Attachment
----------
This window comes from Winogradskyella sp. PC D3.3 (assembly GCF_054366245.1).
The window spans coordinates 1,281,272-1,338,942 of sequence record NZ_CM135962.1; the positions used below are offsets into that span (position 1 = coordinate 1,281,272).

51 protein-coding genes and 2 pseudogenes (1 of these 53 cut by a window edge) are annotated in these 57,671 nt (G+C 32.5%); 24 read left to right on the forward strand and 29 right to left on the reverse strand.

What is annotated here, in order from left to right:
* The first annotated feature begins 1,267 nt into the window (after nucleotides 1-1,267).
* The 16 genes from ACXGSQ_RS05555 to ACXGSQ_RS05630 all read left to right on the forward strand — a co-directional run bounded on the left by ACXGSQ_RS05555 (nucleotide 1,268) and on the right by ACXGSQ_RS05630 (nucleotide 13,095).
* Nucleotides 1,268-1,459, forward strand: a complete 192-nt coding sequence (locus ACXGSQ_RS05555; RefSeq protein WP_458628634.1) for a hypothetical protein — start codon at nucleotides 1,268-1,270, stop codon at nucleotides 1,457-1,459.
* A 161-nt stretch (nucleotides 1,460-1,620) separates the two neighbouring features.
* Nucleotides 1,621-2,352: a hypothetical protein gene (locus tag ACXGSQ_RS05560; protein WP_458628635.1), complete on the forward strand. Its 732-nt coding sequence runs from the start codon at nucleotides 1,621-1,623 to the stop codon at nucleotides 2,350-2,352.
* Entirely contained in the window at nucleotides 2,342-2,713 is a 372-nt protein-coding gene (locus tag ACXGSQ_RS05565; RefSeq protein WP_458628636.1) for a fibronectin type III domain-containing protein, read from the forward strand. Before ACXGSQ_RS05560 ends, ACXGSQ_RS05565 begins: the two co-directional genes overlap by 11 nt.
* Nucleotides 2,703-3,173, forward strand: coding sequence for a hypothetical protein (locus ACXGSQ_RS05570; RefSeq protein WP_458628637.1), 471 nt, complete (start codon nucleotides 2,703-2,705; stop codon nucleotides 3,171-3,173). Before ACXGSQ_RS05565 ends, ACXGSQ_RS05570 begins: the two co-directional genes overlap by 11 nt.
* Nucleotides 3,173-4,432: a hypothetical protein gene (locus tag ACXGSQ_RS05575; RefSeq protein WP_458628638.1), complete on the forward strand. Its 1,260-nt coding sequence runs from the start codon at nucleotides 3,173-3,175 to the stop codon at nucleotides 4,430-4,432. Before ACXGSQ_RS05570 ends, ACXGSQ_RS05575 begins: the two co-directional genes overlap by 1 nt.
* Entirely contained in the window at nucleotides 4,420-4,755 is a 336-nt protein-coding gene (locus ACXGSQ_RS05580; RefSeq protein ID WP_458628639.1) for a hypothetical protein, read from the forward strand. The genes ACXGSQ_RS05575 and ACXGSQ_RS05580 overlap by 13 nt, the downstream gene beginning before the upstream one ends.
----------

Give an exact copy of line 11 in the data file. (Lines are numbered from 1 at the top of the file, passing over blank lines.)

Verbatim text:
* Nucleotides 2,703-3,173, forward strand: coding sequence for a hypothetical protein (locus ACXGSQ_RS05570; RefSeq protein WP_458628637.1), 471 nt, complete (start codon nucleotides 2,703-2,705; stop codon nucleotides 3,171-3,173). Before ACXGSQ_RS05565 ends, ACXGSQ_RS05570 begins: the two co-directional genes overlap by 11 nt.